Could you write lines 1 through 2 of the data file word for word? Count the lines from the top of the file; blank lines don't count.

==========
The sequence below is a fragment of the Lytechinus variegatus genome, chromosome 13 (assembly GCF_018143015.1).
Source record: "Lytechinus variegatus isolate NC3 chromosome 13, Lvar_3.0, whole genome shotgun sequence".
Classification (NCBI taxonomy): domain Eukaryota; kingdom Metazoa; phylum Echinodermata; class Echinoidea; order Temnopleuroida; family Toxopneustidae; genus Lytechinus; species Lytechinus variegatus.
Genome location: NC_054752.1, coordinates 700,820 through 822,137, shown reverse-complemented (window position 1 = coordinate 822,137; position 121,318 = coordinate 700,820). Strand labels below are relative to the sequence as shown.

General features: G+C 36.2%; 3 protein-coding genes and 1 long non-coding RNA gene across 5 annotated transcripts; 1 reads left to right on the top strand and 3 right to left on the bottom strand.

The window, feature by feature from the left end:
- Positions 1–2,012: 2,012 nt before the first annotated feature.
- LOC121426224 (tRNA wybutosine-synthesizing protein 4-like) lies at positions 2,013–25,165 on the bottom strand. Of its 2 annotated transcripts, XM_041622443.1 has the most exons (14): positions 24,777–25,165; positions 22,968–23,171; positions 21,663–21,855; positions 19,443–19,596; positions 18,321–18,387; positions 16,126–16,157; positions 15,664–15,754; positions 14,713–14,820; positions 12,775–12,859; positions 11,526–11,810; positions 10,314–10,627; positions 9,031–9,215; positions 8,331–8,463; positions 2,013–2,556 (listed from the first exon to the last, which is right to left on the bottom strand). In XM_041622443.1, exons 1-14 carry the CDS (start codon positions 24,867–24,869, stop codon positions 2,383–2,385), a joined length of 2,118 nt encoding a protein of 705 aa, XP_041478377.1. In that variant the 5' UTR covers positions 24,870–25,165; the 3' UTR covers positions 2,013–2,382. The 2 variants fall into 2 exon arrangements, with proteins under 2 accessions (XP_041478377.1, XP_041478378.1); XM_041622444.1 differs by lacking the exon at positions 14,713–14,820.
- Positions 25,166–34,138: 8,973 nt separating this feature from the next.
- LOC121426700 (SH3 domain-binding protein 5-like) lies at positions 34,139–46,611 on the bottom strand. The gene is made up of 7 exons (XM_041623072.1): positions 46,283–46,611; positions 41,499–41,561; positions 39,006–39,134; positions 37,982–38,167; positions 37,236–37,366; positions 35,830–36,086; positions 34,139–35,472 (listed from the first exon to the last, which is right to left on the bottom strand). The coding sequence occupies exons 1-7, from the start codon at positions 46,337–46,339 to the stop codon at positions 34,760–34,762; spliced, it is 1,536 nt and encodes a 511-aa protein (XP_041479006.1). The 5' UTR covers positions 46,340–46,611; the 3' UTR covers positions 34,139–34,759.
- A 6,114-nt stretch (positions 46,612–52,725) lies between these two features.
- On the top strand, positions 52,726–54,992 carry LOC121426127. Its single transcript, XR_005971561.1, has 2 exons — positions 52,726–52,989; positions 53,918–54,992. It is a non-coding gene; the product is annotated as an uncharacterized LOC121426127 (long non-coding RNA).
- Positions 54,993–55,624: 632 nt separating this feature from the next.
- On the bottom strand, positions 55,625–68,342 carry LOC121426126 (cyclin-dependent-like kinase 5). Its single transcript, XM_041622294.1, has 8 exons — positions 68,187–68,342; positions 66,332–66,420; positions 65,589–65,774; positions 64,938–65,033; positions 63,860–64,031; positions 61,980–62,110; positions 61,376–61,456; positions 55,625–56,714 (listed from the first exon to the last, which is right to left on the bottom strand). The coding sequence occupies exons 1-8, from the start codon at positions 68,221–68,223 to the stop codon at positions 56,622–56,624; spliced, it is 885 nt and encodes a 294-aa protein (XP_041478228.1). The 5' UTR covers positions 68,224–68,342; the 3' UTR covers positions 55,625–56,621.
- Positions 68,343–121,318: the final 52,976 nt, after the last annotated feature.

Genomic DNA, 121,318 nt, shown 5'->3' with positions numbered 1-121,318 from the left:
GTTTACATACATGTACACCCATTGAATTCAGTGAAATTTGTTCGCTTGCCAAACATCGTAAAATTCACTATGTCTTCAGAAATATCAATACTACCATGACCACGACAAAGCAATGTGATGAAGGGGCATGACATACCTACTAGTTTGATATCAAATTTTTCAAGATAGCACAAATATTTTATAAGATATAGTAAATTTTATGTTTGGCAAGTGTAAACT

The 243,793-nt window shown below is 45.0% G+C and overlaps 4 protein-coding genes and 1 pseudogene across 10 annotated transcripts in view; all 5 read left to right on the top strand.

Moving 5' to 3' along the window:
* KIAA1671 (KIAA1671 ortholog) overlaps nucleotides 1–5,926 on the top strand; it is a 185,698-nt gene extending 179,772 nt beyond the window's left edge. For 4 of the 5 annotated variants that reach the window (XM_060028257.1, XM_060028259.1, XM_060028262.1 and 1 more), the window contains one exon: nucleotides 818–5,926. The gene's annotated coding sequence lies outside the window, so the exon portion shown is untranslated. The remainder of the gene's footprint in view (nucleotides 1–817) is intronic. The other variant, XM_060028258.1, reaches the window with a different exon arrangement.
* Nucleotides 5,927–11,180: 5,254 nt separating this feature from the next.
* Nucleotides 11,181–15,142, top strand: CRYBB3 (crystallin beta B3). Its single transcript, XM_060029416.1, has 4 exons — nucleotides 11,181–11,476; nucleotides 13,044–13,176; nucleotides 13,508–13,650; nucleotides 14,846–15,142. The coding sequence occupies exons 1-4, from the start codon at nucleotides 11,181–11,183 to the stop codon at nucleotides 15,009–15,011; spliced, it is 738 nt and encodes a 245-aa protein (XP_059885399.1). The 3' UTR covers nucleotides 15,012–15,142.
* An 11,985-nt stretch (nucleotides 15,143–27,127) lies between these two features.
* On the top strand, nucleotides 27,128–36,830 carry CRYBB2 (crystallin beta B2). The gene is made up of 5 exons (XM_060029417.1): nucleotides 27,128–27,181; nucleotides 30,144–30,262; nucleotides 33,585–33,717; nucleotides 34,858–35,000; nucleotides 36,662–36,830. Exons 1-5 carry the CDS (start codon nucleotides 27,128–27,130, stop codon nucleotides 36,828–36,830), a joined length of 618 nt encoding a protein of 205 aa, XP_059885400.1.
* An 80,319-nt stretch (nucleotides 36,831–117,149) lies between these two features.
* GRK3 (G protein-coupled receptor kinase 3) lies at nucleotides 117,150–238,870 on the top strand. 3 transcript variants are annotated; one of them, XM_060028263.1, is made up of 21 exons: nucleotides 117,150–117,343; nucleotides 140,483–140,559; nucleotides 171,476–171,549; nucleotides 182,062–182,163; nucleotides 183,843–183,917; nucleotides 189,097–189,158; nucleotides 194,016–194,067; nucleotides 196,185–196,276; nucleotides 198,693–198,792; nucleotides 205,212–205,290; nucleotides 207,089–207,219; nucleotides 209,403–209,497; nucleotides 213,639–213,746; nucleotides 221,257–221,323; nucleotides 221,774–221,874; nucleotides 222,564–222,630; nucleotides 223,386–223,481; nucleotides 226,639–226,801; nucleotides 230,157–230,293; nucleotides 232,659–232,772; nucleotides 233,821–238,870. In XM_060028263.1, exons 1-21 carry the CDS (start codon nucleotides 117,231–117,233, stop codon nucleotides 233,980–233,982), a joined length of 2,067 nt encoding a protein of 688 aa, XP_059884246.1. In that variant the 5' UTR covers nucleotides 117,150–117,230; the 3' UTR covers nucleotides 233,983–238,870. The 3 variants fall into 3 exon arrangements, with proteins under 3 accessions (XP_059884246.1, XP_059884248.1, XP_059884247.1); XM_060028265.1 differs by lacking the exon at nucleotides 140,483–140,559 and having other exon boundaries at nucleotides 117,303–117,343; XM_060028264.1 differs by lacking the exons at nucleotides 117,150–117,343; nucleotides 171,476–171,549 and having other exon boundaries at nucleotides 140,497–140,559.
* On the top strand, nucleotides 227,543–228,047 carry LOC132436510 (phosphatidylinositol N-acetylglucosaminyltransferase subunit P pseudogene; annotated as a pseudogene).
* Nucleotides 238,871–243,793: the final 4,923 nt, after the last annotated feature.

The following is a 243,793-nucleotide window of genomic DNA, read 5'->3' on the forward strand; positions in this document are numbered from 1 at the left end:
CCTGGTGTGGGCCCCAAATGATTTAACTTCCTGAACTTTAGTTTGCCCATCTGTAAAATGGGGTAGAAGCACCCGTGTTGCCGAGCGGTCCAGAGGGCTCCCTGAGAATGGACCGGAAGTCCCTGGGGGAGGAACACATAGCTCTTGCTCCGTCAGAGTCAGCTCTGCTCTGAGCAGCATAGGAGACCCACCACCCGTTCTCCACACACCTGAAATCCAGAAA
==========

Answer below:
The sequence below is a fragment of the Lytechinus variegatus genome, chromosome 13 (assembly GCF_018143015.1).
Source record: "Lytechinus variegatus isolate NC3 chromosome 13, Lvar_3.0, whole genome shotgun sequence".